When you measure job creation, Minnesota is doing better than most states today. If we wish to continue this trend for 2013 and beyond, we must always be working to attract industries that can generate good paying jobs for our citizens.
The International Union of Operating Engineers Local 49 represents 13,000 heavy-equipment operators, most of which make their living building the infrastructure of Minnesota. The Dakota County Regional Chamber of Commerce represents businesses of all kinds in the Southeast Suburbs of the Twin Cities. Business and labor don’t always agree, but when it comes to job creation, and specifically the jobs that will come with the mining of strategic metals in Northern Minnesota, we couldn’t agree more.
Minnesota is fortunate to have an abundance of natural resources. We are literally, “by nature” an agricultural state, a timber state and a mining state. The jobs these industries have brought have raised families for generations here. We have an emerging prospect right now in Northeast Minnesota for the mining of strategic metals. Metals such as copper, nickel, platinum, palladium, cobalt and gold are known to be plentiful and now accessible. One of several deposits already has over 4 billion tons of these minerals identified.
While the overall job picture in Minnesota is good, we are among the worst states in the nation for construction job creation over the last three years. The governor and the 2012 Legislature took great steps to address this crisis through the funding of public projects, but more needs to be done to spur private sector construction. The jobs that come with building these new mines are a critical part of the future job prospects for thousands of construction workers in this state.
Associated and spinoff jobs
What people don’t necessarily think of when it comes to our natural resources, and for us what is at least equally exciting, is that they also supply our state with thousands of associated and spinoff jobs. Entrepreneurs and workers across Minnesota and throughout the Twin Cities will have new opportunities in industries constrained only by their entrepreneurial spirit. These strategic metals are used in electric car batteries, smart phones, wind turbines and other high tech equipment. Imagine our medical device industry, or Minnesota’s many national defense contractors and suppliers having an opportunity to creatively utilize strategic metals mined right here in Minnesota. That is on the horizon.
Furthermore, the strategic metals industry has the opportunity to provide our state with billions of dollars in tax revenue and royalties. Construction workers that are working pay taxes, a lot of them, which benefits the state more than having them at home collecting unemployment. Mining royalties in Minnesota benefit our state’s school trust fund.
We have some of the best schools in the country, but resources for our schools are constantly an issue of public discussion and debate. Our schools have among the most to benefit from an emerging strategic metals industry in Minnesota. For both a regional Chamber of Commerce and a construction union that needs skilled workers for the future, education and work-force development issues are paramount. The prospect of this kind of new investment is thrilling.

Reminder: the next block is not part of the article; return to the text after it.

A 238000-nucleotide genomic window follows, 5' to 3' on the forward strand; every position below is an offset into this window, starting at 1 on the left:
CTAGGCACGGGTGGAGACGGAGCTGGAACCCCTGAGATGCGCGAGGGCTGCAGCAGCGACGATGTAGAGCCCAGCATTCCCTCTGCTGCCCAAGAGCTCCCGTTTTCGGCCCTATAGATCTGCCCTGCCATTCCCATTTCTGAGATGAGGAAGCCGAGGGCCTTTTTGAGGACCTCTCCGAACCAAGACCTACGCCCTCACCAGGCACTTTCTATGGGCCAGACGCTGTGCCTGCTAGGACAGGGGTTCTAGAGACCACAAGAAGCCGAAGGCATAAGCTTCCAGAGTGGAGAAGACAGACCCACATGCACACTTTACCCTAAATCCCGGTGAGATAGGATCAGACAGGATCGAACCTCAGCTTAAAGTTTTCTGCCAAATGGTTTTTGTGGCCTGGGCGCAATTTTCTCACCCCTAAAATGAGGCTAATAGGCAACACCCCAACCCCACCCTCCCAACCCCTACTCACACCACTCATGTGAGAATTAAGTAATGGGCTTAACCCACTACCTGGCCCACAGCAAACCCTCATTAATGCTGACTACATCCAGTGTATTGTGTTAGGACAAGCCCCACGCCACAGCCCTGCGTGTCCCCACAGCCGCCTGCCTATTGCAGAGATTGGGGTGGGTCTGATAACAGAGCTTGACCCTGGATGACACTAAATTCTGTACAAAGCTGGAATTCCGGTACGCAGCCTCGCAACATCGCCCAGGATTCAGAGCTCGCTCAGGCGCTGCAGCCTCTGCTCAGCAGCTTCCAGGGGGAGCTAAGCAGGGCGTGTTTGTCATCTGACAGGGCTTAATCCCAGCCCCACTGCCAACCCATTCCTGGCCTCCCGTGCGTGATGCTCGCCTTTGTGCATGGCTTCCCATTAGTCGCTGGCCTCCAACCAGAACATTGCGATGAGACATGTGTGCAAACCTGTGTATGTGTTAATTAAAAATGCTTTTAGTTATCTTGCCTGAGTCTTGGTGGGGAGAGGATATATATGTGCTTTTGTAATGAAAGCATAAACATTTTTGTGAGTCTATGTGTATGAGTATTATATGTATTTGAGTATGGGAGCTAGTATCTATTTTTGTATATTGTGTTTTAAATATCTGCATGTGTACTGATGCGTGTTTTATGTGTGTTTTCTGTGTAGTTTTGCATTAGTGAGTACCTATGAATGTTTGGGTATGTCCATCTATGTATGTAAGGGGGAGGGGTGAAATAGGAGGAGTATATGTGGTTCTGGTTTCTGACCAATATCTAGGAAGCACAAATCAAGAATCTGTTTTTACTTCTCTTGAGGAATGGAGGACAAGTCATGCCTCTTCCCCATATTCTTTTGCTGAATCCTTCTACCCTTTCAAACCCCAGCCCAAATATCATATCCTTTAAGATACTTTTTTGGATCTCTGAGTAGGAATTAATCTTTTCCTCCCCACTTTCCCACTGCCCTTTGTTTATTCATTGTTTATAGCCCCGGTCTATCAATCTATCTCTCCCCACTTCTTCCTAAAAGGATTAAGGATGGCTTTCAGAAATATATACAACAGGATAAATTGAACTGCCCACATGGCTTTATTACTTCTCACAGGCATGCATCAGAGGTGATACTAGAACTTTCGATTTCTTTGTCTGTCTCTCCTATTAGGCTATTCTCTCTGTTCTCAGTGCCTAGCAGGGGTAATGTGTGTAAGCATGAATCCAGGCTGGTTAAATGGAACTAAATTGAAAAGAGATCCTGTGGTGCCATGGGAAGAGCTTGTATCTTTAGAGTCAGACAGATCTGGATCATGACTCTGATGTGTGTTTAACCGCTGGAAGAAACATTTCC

Confident in our agencies
We are blessed in Minnesota that any large-scale projects and the jobs that follow come with the equivalent of “Good Housekeeping Seal of Approval.” Our environmental laws, for example, are set up to ensure that our precious waters are protected from the outset through our permitting process. We can always rest assured that projects receiving permits have undergone responsible and extensive scrutiny by the Department of Natural Resources, the MPCA and other state and federal agencies. We live in a state where our agencies don’t rush to judgment, because the law doesn’t allow it. And we can be confident, in the decisions these agencies ultimately make.
We are also home to the most skilled construction work force in this country; we can rely on them to build these projects safely and with great care for the environment because we have done that for as long as this state has existed.
We have thousands of strategic-metals-related jobs on the horizon in Northeast Minnesota which will last for generations. This kind of anchor industry in Northeast Minnesota has the potential for positive benefits statewide. We strongly support the continued exploration for strategic metals, and the permitting of companies which can provide so much promise.
Ruthe Batulis is the president of the Dakota County Regional Chamber. Jason George is the legislative and political director of Operating Engineers Local 49.
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